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Teen sentenced in Mallside Forest triple shooting

One of the five people charged in September’s triple shooting at Mallside Forest apartment complex — what police later described as gang activity — pleaded guilty and learned his punishment on Monday.

As part of an agreement presented by the prosecution and the defense attorney, 15-year-old Isiah Keshawn Barbour, initially charged as a juvenile, pleaded guilty as an adult in Albemarle Circuit Court and received an eight-year active sentence.

“The court accepts the plea,” said Judge Cheryl Higgins.

The outcome becomes the first criminal resolution from the incident, which Albemarle County police described in December as gang-related. Mallside Forest lies near Putt Putt Place off Rio Road.

In court on Monday, Deputy Commonwealth’s Attorney Alicia Milligan said that shortly before nightfall on Sept. 22, gunfire erupted from a vehicle carrying five people. The shots, Milligan said, were directed at two brothers standing in front of Building 834 and struck not only the brothers but also hit a female friend of theirs. Milligan said that all three victims were seriously injured and hospitalized.

Milligan said investigators were able to link a gun seized during a search at Barbour’s home to one of the shell casings found at the apartment complex. She said that Barbour’s brother was also charged in the incident but did not refer to him by name.

The indictments allege that the shooting permanently injured the victims, who are described in court papers only by their initials: R.W., N.W. and C.H.

Albemarle police have named the adults arrested in the incident as Meleak Domorion Clark, 20, of Farmville; Devontae Markel Johnson, 18, of Albemarle County; and Jalonnie Antonio Henson, 20, of Charlottesville. Their charges include possession of a firearm by a convicted felon, shooting from a vehicle and aggravated malicious wounding. A fifth person, a juvenile, was also charged in the case.

The seriousness of the shooting and the threat to bystanders from the gunfire, which penetrated the building, were among the reasons Milligan gave for elevating Barbour’s case from juvenile court. Another, she said, was “prior history.”

Under questioning from the judge, Barbour conceded that at the time of the Mallside shooting he was on juvenile probation for a previous offense.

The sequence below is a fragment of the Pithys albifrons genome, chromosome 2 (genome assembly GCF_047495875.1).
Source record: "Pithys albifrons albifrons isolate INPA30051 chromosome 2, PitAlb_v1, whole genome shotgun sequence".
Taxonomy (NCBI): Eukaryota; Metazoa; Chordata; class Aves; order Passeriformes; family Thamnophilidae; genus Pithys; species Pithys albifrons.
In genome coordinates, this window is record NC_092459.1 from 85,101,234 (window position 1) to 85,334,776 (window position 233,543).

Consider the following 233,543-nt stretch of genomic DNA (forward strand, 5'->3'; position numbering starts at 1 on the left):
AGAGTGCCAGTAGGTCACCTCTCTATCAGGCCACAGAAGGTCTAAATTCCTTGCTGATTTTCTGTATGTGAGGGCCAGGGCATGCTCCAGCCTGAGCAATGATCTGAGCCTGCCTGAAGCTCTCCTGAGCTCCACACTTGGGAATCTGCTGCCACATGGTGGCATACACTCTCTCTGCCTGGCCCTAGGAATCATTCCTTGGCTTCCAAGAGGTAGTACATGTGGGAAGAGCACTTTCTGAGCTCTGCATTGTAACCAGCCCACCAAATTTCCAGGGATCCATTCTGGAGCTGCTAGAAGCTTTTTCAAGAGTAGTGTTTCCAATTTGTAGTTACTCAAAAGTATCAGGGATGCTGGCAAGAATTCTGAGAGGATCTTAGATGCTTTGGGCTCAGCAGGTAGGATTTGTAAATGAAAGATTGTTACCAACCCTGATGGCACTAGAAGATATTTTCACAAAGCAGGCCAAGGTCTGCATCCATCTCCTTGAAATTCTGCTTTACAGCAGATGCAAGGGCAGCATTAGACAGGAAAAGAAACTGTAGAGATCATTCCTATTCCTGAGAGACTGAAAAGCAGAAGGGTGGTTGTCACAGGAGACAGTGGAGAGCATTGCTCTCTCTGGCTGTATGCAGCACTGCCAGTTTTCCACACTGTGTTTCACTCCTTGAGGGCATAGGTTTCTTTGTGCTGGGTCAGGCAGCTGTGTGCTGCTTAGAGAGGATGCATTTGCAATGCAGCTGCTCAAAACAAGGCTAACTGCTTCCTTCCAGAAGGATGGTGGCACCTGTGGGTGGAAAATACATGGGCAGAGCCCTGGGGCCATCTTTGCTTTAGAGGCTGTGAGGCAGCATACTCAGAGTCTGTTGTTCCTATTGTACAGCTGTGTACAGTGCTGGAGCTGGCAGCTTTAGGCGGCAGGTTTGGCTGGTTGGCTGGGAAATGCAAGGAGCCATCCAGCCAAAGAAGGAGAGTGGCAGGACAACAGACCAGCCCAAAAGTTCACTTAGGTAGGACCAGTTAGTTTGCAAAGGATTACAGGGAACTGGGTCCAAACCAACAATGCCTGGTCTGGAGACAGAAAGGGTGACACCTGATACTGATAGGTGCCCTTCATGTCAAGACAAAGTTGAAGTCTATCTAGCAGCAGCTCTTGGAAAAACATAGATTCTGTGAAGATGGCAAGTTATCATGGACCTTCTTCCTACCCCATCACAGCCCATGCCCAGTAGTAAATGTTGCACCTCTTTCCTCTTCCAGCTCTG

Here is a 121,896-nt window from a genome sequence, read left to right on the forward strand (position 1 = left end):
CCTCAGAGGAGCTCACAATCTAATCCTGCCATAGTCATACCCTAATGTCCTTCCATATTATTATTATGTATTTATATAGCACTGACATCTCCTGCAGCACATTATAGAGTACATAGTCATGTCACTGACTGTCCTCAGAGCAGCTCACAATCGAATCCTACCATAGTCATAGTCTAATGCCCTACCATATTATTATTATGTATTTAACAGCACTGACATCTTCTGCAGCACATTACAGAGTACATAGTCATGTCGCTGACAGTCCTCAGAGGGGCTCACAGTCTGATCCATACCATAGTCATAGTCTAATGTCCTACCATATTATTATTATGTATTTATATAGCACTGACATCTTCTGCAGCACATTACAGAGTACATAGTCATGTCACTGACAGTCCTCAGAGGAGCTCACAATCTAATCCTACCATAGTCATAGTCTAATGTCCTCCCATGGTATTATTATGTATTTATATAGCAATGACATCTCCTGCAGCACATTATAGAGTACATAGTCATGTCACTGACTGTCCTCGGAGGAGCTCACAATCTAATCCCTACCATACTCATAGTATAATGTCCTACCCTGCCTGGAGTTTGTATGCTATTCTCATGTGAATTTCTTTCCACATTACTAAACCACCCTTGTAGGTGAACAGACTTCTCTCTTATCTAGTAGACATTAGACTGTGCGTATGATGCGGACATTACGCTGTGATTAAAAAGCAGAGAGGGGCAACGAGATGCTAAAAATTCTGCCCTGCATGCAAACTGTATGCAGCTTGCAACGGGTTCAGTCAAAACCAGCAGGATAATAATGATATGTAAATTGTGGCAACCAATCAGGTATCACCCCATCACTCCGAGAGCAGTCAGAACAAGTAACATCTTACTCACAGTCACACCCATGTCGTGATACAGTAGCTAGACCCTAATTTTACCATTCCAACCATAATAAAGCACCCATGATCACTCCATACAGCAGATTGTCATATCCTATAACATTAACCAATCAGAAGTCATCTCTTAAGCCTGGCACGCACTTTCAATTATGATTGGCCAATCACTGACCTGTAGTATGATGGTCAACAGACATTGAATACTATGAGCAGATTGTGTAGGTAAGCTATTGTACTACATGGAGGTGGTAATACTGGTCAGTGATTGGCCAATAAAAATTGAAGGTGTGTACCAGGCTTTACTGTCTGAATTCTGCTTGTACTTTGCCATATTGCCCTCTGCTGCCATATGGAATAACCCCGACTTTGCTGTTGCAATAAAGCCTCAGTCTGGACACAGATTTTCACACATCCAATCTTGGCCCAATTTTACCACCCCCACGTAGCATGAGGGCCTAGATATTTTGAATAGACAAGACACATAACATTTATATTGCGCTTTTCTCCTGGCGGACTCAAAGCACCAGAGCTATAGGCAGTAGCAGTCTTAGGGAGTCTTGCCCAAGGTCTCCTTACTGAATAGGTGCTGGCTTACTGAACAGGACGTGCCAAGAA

Dressed in a blue polo shirt, handcuffed and shackled, Barbour spoke barely above a whisper and would sometimes keep his eyes closed for several minutes as he twisted in his chair, a demeanor that seemed to trouble the judge.

“I am concerned,” said Higgins, “that you are under the impression that you feel that by pleading guilty that you will get home quicker.”

“I’m just trying to get everything to move on and leave all this in the past,” replied Barbour.

After two recesses to give the teen time to confer with his mother and his attorney, Stephanie Commander, Barbour pleaded guilty to two counts of malicious wounding and accepted a 15-year sentence on each, with 11 years of each sentence suspended. He also pleaded guilty to a count of firing from a vehicle and a count of firing into a dwelling. Each of the latter two charges brought him a five-year suspended sentence.

The judge said she would construe his pleas as “Alford” pleas, in which the evidence of his guilt would be accepted without him actually admitting culpability. As part of the plea deal, the court has retained jurisdiction over Barbour until he turns 21, and the prosecutor said she would oppose any petition for early release filed before Barbour turns 19.

The outcome marks Barbour as a “serious offender” in the Virginia Department of Juvenile Justice, where he will serve the first part of his so-called blended sentence. He is slated to return to court in January 2025 for a review hearing.

The only relative of anyone connected to the case who attended the hearing on Monday was Barbour’s mother Tracy Shifflett.

“I hate all that’s happened,” Shifflett told The Daily Progress. “I just pray for all of us — and send my apologies to the victims.”


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